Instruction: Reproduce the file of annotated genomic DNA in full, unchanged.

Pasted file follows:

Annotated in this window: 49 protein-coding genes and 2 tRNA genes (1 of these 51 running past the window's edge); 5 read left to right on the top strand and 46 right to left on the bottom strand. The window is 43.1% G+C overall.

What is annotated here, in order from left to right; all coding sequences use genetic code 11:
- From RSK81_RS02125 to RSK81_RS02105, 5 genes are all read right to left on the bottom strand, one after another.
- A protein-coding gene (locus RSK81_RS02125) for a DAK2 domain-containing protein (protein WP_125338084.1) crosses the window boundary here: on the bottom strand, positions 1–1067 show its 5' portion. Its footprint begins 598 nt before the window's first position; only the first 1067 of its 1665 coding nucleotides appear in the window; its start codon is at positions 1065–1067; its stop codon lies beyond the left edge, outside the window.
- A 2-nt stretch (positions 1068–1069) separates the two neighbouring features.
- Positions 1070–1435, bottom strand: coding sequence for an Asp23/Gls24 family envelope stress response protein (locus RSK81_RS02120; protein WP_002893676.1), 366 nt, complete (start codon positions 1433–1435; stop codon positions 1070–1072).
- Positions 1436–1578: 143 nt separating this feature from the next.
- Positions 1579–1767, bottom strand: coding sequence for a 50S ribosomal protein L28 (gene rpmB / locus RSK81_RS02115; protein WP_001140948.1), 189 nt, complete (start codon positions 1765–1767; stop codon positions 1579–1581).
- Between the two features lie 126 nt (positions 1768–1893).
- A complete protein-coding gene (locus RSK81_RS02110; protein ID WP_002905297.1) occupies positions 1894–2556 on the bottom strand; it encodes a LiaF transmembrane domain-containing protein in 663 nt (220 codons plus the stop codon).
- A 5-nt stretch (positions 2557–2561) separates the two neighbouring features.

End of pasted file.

Annotated in this window: 49 protein-coding genes and 2 tRNA genes (1 of these 51 running past the window's edge); 5 read left to right on the top strand and 46 right to left on the bottom strand. The window is 43.1% G+C overall.

What is annotated here, in order from left to right; all coding sequences use genetic code 11:
- From RSK81_RS02125 to RSK81_RS02105, 5 genes are all read right to left on the bottom strand, one after another.
- A protein-coding gene (locus RSK81_RS02125) for a DAK2 domain-containing protein (protein WP_125338084.1) crosses the window boundary here: on the bottom strand, positions 1–1067 show its 5' portion. Its footprint begins 598 nt before the window's first position; only the first 1067 of its 1665 coding nucleotides appear in the window; its start codon is at positions 1065–1067; its stop codon lies beyond the left edge, outside the window.
- A 2-nt stretch (positions 1068–1069) separates the two neighbouring features.
- Positions 1070–1435, bottom strand: coding sequence for an Asp23/Gls24 family envelope stress response protein (locus RSK81_RS02120; protein WP_002893676.1), 366 nt, complete (start codon positions 1433–1435; stop codon positions 1070–1072).
- Positions 1436–1578: 143 nt separating this feature from the next.
- Positions 1579–1767, bottom strand: coding sequence for a 50S ribosomal protein L28 (gene rpmB / locus RSK81_RS02115; protein WP_001140948.1), 189 nt, complete (start codon positions 1765–1767; stop codon positions 1579–1581).
- Between the two features lie 126 nt (positions 1768–1893).
- A complete protein-coding gene (locus RSK81_RS02110; protein ID WP_002905297.1) occupies positions 1894–2556 on the bottom strand; it encodes a LiaF transmembrane domain-containing protein in 663 nt (220 codons plus the stop codon).
- A 5-nt stretch (positions 2557–2561) separates the two neighbouring features.